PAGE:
FreeKB - PHP Secure web pages using sessions
PHP - Secure web pages using sessions

You may want to first read about the difference between a session and a cookie.

Starting a session

Add the following PHP to the pages that you want to use sessions.



When navigating to a page that includes session_start(), a cookie will be created in the web browser with a unique session ID number.


Session files on your web server

By default, on a Linux system, sessions will be stored in the /var/lib/php/sesssion directory on the web server. If this directory does not exist, issue the following commands to create the directory. If using an HTTPD web server, configure the directory to be owned by nobody. If using Nginx, configure the directory to be owned by apache.

mkdir /var/lib/php/session
chown apache:apache /var/lib/php/session


Multiple domains

By default, PHP is configured so that sessions are unique to a domain. For example, if a session is started on, the session would not be valid for, and vice versa. If you have two or more domains, and you want a session created on one domain to be valid for another domain, in your php.ini file, set the session.cookie_domain directive to exclude the domain prefix (www, sso, et cetera).

session.cookie_domain = ""


When using this configuration, the domain of the session cookie will be


Session ID

Here is how you would create the session ID variable.

   $_SESSION['id'] = session_id(); 


After the session ID has been created, the following if/else statements can be used to do something based on whether or not the session ID is set and is not empty.

   if(isset($_SESSION['id']) && !empty($_SESSION['id'])) {
     echo "session id is set and is not empty";
   else {
     echo "session id is not set or is empty";


Sign in page

Let's create a simple Sign In page named signin.php. The Sign In page will gather the username and password and send the request over to check.php.

<form method="post" action="check.php">
  <input type="text" name="MyUsername">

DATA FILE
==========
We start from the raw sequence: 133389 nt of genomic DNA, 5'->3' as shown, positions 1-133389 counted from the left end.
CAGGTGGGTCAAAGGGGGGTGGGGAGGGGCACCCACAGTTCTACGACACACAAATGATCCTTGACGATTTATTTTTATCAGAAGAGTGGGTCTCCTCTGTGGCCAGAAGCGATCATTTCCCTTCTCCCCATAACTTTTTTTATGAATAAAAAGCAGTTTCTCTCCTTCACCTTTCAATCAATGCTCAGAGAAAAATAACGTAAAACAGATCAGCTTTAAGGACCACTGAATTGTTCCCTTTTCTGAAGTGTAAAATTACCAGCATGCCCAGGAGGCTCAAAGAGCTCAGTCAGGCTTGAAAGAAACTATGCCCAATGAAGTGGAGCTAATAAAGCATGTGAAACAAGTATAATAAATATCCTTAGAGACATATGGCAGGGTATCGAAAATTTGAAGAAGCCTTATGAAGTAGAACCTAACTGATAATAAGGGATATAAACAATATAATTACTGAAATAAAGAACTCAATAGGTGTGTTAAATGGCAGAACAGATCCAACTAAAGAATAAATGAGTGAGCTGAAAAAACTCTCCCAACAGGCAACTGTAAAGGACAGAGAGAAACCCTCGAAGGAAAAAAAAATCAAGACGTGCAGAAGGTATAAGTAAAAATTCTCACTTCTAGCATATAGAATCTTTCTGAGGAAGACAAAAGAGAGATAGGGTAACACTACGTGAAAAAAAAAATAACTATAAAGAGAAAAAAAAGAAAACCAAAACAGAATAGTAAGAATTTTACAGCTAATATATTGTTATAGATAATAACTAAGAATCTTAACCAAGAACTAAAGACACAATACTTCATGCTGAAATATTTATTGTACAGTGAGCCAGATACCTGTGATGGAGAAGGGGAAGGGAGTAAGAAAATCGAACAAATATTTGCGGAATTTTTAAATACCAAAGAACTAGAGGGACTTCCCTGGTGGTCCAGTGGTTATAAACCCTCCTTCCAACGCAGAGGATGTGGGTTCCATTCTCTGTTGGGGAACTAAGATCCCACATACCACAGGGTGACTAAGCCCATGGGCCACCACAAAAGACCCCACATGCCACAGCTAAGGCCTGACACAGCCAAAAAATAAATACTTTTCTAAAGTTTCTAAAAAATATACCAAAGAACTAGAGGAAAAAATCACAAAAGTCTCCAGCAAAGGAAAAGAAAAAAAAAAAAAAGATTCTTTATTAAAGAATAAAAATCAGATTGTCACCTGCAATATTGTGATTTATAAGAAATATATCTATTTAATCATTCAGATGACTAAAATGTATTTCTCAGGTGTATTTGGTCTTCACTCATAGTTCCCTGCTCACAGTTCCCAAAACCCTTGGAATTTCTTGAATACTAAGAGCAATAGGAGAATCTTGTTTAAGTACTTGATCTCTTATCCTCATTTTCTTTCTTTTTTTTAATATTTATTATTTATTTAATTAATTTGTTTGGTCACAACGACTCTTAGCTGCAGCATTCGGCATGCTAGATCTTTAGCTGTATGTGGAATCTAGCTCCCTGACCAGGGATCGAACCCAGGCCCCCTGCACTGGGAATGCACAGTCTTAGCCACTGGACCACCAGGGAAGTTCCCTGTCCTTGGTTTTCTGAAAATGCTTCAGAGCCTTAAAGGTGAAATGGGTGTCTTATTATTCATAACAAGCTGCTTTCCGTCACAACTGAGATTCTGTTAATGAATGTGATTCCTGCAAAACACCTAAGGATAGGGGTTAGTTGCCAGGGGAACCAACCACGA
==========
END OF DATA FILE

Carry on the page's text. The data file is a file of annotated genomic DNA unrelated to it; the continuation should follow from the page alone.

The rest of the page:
<input type="text" name="MyPassword">
  <input type="submit">


The check.php page will determine if the username and password are valid. Ensure that session_start() is the very first line of code on your page. This is a very simple, and not very secure example. In a production environment, the check.php page would be much more secure. If the username and password exist in the authentication table, the Session ID is set, and the user is redirected to the private.php page. If the username and password do not exist in the authentication table, the user is redirected to the signin_error.php page.

   $myusername = $_POST['myusername'];
   $mypassword = $_POST['mypassword'];

   $count = $con->query("SELECT count(*) FROM authentication where username='$myusername' and password='$mypassword'")->fetchColumn();

   if ($count==1) 
	   $_SESSION['id'] = session_id();


Session Duration

Each session has a duration.  By default, the duration is 1,440 seconds, which is 24 minutes. 


To increase or decrease the session duration, adjust the session.gc_maxlifetime value in your /etc/php.ini file. For example, to set the session duration to 3600 minutes, which is 1 hour. Restart the web server and then refresh your phpinfo.php web page to ensure session.gc_maxlifetime has changed.

session.gc_maxlifetime = 3600


Prevent Session Hijacking

By default, the session.cookie_httponly option in the php.ini file is set to Off. This is problematic, as it would allow a malicious users to use the following Javascript to obtain your session ID numbers, which is an entry point for the malicious users to potentially obtain sensitive data. For this reason, it makes sense to set session.cookie_httponly to On in your php.ini file.

    {cookies: document.cookie}


Destroying Sessions

This code removes the session cookie from the users computer.

	$params = session_get_cookie_params();
	setcookie(session_name(), '', 0, $params['path'], $params['domain'], $params['secure'], isset($params['httponly']));


If the user does not sign out, the cookie will be removed from their computer when they close every browser tab.


Removing the cookie from the users computer will not remove the file with the session ID from the web server. The following cron job will delete file in the /var/lib/php/session directory that are greater than 1 day old.

00 01 * * * find /var/lib/php/session/* -mtime 1 -exec rm {} \;


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